Classical Be stars are fast rotating stars that have a disk of circumstellar material that is irradiated by the star, resulting in emission lines that can be seen spectroscopically.
Often the brightest emission line (H-alpha) is asymmetric. The shorter wavelength side is called violet and the longer wavelength side is called red, the ratio is V/R and is variable. This has been explained by both binary companions and also by a spiral arm distribution of material in the disk.
A recent article by Miroshnichenko suggests that at least half of all Be stars might be binary systems.
Sometimes the period of the V/R variations and the binary companion are the same (phase locked) and sometimes, like in the case of Zeta Tauri, the two are different.
When Classical Be stars are observed edge-on (high inclination angle) material in the disk along the line-of-sight absorbs light emitted by the disk (and star) and causes a deep absorption line. In high-resolution spectroscopy, this is a typical example of Zeta Tauri (taken from the BeSS database taken by Guarro Fló on 12/18/2017)
Often such detail is not visible with low resolution spectroscopy, like that obtained with my ALPY 600, but two recent articles by Panaglou et al 2016 and Panaglou et al 2017, if I understand them correctly, suggest to me that some binary Be stars might offer some opportunities. Briefly, the companion eats away at the outermost portion of the disk (they call it truncation) and this is where the slowest, sharpest, highest peak of H-alpha is formed. When combined with the absorption of the shell geometry, the deep absorption splits the H-alpha peak enough that the two peaks can become visible with the ALPY (although not like in high resolution spectroscopy where the absorption goes below the continuum).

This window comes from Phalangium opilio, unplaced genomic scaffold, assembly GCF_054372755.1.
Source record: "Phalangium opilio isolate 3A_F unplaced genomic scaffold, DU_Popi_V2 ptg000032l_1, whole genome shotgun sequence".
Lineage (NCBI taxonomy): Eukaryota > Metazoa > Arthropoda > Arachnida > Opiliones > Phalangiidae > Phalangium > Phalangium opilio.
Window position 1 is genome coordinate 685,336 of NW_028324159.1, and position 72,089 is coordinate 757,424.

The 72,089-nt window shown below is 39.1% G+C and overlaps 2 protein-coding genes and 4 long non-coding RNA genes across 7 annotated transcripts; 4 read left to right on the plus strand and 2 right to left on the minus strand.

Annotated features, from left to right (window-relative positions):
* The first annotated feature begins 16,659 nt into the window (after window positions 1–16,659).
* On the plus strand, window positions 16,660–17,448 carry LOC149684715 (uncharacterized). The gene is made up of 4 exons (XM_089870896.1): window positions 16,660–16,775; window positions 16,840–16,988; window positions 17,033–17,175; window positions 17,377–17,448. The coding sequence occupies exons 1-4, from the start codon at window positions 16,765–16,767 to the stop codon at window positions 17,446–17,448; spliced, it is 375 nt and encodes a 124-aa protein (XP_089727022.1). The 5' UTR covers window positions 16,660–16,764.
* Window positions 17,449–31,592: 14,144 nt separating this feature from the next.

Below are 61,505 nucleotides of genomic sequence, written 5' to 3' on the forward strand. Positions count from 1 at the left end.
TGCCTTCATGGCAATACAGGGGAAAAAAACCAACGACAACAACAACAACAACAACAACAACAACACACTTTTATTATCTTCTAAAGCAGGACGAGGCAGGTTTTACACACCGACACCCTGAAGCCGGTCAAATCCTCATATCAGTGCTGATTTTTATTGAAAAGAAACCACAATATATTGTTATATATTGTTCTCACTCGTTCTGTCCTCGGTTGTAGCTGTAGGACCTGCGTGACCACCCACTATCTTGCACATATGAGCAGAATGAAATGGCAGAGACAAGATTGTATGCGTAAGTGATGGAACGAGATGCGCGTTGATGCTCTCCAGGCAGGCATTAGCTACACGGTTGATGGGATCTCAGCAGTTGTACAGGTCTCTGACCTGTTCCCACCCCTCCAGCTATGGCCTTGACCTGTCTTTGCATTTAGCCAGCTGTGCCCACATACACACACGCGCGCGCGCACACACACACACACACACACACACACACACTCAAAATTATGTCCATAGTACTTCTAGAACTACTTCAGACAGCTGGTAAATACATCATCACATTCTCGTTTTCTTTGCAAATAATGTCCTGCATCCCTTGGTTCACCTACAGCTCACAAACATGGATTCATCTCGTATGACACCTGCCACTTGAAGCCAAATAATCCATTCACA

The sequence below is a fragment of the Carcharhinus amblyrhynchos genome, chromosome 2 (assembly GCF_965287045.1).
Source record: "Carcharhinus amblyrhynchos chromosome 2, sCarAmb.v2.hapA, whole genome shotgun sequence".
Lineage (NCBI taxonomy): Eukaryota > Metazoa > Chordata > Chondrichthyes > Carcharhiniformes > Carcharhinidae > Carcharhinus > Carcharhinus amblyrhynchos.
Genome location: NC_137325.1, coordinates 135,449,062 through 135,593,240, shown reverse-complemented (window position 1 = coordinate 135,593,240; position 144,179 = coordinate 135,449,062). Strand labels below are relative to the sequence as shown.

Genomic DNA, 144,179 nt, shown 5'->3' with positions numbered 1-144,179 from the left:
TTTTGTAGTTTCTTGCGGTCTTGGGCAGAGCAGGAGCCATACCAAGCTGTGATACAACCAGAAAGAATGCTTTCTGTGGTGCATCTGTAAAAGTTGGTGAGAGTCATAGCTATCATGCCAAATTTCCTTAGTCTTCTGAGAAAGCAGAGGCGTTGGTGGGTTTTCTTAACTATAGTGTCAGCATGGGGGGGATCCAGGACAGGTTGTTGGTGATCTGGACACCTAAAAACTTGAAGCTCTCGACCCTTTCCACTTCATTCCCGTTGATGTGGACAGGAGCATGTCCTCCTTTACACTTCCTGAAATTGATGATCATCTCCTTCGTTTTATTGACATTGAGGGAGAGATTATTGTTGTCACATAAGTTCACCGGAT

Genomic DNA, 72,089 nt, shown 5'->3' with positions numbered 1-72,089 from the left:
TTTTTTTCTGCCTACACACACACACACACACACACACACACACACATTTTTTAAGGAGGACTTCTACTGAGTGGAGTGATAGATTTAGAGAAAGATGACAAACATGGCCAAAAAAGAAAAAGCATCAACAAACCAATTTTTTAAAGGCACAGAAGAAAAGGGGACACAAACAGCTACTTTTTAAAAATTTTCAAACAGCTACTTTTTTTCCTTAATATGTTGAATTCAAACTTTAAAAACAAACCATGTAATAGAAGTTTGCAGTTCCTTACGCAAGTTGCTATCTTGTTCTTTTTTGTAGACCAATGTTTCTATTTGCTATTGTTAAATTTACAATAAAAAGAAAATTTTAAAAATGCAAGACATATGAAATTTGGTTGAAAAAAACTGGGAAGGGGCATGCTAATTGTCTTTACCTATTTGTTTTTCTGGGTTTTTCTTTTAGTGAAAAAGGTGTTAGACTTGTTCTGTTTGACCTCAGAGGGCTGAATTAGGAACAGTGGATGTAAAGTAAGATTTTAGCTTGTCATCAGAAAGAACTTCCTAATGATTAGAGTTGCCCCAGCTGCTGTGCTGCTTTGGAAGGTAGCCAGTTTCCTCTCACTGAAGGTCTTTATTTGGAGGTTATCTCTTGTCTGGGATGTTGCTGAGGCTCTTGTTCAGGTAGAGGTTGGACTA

Here's my spectrum of Zeta Tauri
and here's a zoom in on the H-alpha region, clearly showing the split peak.
Finally, here's a comparison between just averaging 16 sequential spectra (in black) vs averaging 19 spectra that I selected because they had especially clear double-peaked structure. I noticed that the degree of double-peak structure wasn't constant, but varied. This could be because of my mount/guiding or because of seeing. I'm not sure, but the selection did produce a slightly deeper trough and a slightly higher R peak.
I think this adds another exciting aspect to observing Be stars with low resolution spectroscopy: looking for flat or double peaked H-alpha peaks. While this feature, and the binary nature of the system, won't be confirmed by low resolution spectroscopy, I think the ALPY 600 can give results consistent with the spectrum with high resolution spectroscopy and can suggest that further inspection of the system is warranted.
Thanks for reading.
Edited by Organic Astrochemist, 02 January 2018 - 03:32 PM.